Momentum might being beaten at their own game
Back in 2007 I emailed Mike Smithson: “You should advise your readers: ‘don’t bet on an election unless you understand the voting system’” At the time the pollsters and the bookies were making Alan Johnson favourite to become Labour deputy leader.
I was a member of Harriet Harman’s campaign and I knew how much effort was going into getting second preferences from other candidates. In the event, the second preferences from John Cruddas supporters swung it for Harman.
That was a six horse race. The current election has, of course, only two contenders but the advice about understanding the system holds good. This time punters need to understand the significance of the three sections of voters: members, registered supporters and affiliate supporters.
When the history of the Corbyn era comes to be written the verdict will be that he was toppled because Momentum were beaten at their own game.
By that I mean that the tactic of signing up thousands of supporters who get a vote. It worked brilliantly for Corbyn in 2015 and for months his supporters have been warning off potential challengers – “don’t bother Jeremy will win again”.
But it always seemed possible that a tactic that worked for Corbyn could be used against him. And so it has played out. As I argued in my last PB post the 120,000 new voters recruited by the grassroots campaign Saving Labour are a “game changer.” The election I said was “too close to call” and Corbyn could be in for a shock.
Sad to say John Prescott doesn’t appear to be a reader of PB, telling Mirror readers “Corbyn will win this leadership election as every MP knows”. Lord Prescott is wrong.There is not a scrap of hard evidence that Corbyn will win.
Although a new YouGov survey is under way they are likely to find it challenging to reflect the three sections of the selectorate accurately. For now, their one bit of polling so far, at the end of June ( which was not helpful to Corbyn has whiskers on it. Otherwise all we have had is nods and winks such as the Huffington Post report that “one senior party source” said a majority of the new members are backing Corbyn ‘but only by the tiniest of margins.”
There is, however, a line in the Prescott article that gives a clue to why he and many others are convinced Corbyn’s re-election is inevitable. His lordship speaks of the “the thousands I saw at his mass meeting in Hull”.
In the absence of hard data Prescott and others are relying on circumstantial evidence – the size of campaign meetings and nominations by Constituency Labour Parties.
Both are badly flawed as a guide to the election.
There is no doubt that Corbyn has been speaking to some big meetings. The combined attendance could be well be above 10,000 But there are half a million Labour members and supporters eligible to vote. All the Corbyn rally goers combined are a tiny fraction of that. The vast majority will never go anywhere near a rally. Mainstream media, social media and direct contact will be far more important for them in making up their minds. That is where Smith is concentrating his efforts.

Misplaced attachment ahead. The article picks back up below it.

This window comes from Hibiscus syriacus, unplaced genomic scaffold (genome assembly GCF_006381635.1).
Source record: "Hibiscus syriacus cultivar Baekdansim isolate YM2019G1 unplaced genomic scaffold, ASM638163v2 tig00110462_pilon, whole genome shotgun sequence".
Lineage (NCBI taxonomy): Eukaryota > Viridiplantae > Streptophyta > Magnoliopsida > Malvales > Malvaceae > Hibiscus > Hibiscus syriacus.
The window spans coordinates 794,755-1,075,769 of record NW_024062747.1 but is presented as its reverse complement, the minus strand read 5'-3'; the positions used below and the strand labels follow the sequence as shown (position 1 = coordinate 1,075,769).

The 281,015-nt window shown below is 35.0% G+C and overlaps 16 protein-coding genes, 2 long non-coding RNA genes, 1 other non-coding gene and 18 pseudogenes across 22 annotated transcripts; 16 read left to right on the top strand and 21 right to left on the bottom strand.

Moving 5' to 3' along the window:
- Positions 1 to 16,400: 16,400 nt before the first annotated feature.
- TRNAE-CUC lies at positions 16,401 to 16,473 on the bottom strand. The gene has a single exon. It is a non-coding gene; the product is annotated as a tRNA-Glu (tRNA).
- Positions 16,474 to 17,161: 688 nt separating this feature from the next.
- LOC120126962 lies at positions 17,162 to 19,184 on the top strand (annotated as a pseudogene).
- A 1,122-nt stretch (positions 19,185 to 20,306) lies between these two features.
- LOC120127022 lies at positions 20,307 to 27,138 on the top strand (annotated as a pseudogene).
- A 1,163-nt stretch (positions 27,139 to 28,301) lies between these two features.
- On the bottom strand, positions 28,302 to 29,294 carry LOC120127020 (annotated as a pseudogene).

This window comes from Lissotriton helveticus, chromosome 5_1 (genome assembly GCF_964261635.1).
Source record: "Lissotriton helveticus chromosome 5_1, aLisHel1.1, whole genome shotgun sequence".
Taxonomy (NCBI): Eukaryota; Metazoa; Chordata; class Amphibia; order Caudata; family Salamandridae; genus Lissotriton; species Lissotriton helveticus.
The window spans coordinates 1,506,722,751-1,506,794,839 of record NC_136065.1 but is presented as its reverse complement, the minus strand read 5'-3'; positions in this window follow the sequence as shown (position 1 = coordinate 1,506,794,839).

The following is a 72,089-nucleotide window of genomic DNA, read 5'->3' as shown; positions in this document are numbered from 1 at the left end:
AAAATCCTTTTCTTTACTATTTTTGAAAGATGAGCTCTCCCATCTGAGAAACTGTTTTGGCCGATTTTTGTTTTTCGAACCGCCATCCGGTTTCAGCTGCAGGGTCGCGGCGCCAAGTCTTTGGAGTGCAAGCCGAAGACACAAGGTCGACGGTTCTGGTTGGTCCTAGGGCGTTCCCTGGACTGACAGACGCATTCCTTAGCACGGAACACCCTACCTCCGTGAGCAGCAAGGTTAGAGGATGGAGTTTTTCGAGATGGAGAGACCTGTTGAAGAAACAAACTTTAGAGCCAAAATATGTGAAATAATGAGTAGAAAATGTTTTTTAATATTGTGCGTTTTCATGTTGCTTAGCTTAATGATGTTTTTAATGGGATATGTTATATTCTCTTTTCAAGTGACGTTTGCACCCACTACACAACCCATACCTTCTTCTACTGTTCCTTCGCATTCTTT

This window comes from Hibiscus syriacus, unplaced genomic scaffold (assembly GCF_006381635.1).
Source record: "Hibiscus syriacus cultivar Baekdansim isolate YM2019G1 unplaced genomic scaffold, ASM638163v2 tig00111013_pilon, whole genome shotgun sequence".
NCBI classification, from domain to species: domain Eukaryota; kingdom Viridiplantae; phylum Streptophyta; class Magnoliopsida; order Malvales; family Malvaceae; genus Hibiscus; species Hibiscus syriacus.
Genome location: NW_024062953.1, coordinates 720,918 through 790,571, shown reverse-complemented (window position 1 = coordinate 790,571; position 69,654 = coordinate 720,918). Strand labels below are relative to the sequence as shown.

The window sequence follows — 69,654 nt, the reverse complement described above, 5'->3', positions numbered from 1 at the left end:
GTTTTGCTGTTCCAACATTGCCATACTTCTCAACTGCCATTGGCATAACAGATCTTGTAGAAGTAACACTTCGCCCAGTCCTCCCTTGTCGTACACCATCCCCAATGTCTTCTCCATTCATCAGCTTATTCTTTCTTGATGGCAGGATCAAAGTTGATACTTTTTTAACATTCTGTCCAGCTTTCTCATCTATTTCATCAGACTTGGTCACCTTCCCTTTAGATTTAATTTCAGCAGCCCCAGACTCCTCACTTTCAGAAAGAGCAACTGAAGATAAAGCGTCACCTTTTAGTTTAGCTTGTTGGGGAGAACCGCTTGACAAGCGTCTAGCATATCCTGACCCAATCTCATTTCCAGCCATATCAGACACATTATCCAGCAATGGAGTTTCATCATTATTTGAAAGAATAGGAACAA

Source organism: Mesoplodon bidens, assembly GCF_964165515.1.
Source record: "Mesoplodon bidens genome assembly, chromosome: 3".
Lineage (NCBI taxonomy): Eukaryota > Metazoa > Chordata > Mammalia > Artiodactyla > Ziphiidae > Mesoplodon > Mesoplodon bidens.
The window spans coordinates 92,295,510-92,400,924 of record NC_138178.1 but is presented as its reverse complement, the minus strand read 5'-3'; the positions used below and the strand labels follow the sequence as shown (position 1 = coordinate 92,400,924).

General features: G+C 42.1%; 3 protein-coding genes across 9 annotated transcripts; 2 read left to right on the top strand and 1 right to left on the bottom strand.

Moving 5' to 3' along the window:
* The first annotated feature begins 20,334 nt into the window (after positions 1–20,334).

On the face of it Corbyn’s advantage in nominations by CLPs — Constituency Labour Parties — is impressive. He is outpunching Owen Smith by five to one: 273 to Smith’s 51.
But dig below the surface and you see that these figures are telling us nothing about sentiment in the party. What they do reveal is where the Corbyn and Smith campaigns are putting their efforts.
Pushing for nominations has been a priority for the Corbyn campaign with the aim of creating “momentum”. A couple of examples suggest the outcomes are not a good guide to local opinion. Take Canterbury where the meeting voted 91-8 to back Corbyn. This is a party with 1,500 members, so the turnout was 15%. And in a large London party Corbyn won by 274 to 196 but that a was turnout of barely 10% of the 5,000 members.
It’s significant that barely half the 600 plus CLPs have made a nomination – my own party in Tooting hasn’t met even though at a meeting in June we backed the motion of no confidence in Corbyn. Many of the blank areas on the map are Labour held seats. It’s striking that virtually no urban CLPs outside London have nominated. A big bunch of Corbyn nominations come from parties in safe Tory seats, many in places where Labour come in third.
So the circumstantial evidence is unreliable. At the moment the hardest data come from Saving Labour. Their 70,000 new anti-Corbyn registered supporters and the 50,000 affiliated (trade union) supporters offer Owen Smith a path to victory.